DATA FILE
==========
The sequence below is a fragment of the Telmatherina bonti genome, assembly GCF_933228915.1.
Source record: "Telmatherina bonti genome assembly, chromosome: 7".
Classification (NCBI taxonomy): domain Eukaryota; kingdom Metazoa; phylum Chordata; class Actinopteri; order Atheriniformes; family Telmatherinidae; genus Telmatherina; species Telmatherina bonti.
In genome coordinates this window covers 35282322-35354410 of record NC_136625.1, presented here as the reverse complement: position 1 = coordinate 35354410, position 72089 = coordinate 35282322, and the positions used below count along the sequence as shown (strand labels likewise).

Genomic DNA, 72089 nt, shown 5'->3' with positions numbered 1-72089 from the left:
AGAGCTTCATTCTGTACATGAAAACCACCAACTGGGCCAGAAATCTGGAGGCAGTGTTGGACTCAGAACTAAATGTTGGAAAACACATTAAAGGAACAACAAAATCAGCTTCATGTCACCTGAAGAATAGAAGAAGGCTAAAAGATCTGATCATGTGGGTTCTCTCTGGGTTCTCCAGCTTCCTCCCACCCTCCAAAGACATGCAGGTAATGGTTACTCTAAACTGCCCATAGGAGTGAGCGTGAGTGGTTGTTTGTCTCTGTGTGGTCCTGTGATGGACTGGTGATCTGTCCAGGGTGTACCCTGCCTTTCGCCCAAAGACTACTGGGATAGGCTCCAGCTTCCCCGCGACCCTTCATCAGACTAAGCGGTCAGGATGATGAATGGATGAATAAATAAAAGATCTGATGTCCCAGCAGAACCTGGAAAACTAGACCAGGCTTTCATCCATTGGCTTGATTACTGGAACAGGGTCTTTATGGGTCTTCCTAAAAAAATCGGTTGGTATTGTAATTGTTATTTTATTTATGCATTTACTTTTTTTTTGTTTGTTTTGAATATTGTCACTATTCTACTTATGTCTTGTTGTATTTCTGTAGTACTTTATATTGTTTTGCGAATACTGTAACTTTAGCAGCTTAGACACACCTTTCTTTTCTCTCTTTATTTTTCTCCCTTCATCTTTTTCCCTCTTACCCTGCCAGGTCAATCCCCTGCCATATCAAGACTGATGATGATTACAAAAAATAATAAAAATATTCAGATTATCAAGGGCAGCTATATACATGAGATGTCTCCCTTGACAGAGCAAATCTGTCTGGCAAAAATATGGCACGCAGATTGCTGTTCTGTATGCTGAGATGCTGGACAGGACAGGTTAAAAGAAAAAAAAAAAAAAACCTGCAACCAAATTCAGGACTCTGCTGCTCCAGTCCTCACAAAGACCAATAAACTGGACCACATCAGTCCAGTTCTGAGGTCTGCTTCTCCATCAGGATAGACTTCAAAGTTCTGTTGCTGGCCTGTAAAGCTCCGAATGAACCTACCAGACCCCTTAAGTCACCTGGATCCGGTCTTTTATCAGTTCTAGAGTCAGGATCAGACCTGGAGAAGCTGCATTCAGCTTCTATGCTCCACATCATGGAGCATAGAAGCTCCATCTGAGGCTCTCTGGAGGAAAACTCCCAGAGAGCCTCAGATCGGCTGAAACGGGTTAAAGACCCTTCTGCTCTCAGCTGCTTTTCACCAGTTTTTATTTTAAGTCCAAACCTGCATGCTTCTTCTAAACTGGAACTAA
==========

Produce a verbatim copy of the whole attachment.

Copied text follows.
The sequence below is a fragment of the Telmatherina bonti genome, assembly GCF_933228915.1.
Source record: "Telmatherina bonti genome assembly, chromosome: 7".
Classification (NCBI taxonomy): domain Eukaryota; kingdom Metazoa; phylum Chordata; class Actinopteri; order Atheriniformes; family Telmatherinidae; genus Telmatherina; species Telmatherina bonti.
In genome coordinates this window covers 35282322-35354410 of record NC_136625.1, presented here as the reverse complement: position 1 = coordinate 35354410, position 72089 = coordinate 35282322, and the positions used below count along the sequence as shown (strand labels likewise).

Genomic DNA, 72089 nt, shown 5'->3' with positions numbered 1-72089 from the left:
AGAGCTTCATTCTGTACATGAAAACCACCAACTGGGCCAGAAATCTGGAGGCAGTGTTGGACTCAGAACTAAATGTTGGAAAACACATTAAAGGAACAACAAAATCAGCTTCATGTCACCTGAAGAATAGAAGAAGGCTAAAAGATCTGATCATGTGGGTTCTCTCTGGGTTCTCCAGCTTCCTCCCACCCTCCAAAGACATGCAGGTAATGGTTACTCTAAACTGCCCATAGGAGTGAGCGTGAGTGGTTGTTTGTCTCTGTGTGGTCCTGTGATGGACTGGTGATCTGTCCAGGGTGTACCCTGCCTTTCGCCCAAAGACTACTGGGATAGGCTCCAGCTTCCCCGCGACCCTTCATCAGACTAAGCGGTCAGGATGATGAATGGATGAATAAATAAAAGATCTGATGTCCCAGCAGAACCTGGAAAACTAGACCAGGCTTTCATCCATTGGCTTGATTACTGGAACAGGGTCTTTATGGGTCTTCCTAAAAAAATCGGTTGGTATTGTAATTGTTATTTTATTTATGCATTTACTTTTTTTTTGTTTGTTTTGAATATTGTCACTATTCTACTTATGTCTTGTTGTATTTCTGTAGTACTTTATATTGTTTTGCGAATACTGTAACTTTAGCAGCTTAGACACACCTTTCTTTTCTCTCTTTATTTTTCTCCCTTCATCTTTTTCCCTCTTACCCTGCCAGGTCAATCCCCTGCCATATCAAGACTGATGATGATTACAAAAAATAATAAAAATATTCAGATTATCAAGGGCAGCTATATACATGAGATGTCTCCCTTGACAGAGCAAATCTGTCTGGCAAAAATATGGCACGCAGATTGCTGTTCTGTATGCTGAGATGCTGGACAGGACAGGTTAAAAGAAAAAAAAAAAAAAACCTGCAACCAAATTCAGGACTCTGCTGCTCCAGTCCTCACAAAGACCAATAAACTGGACCACATCAGTCCAGTTCTGAGGTCTGCTTCTCCATCAGGATAGACTTCAAAGTTCTGTTGCTGGCCTGTAAAGCTCCGAATGAACCTACCAGACCCCTTAAGTCACCTGGATCCGGTCTTTTATCAGTTCTAGAGTCAGGATCAGACCTGGAGAAGCTGCATTCAGCTTCTATGCTCCACATCATGGAGCATAGAAGCTCCATCTGAGGCTCTCTGGAGGAAAACTCCCAGAGAGCCTCAGATCGGCTGAAACGGGTTAAAGACCCTTCTGCTCTCAGCTGCTTTTCACCAGTTTTTATTTTAAGTCCAAACCTGCATGCTTCTTCTAAACTGGAACTAA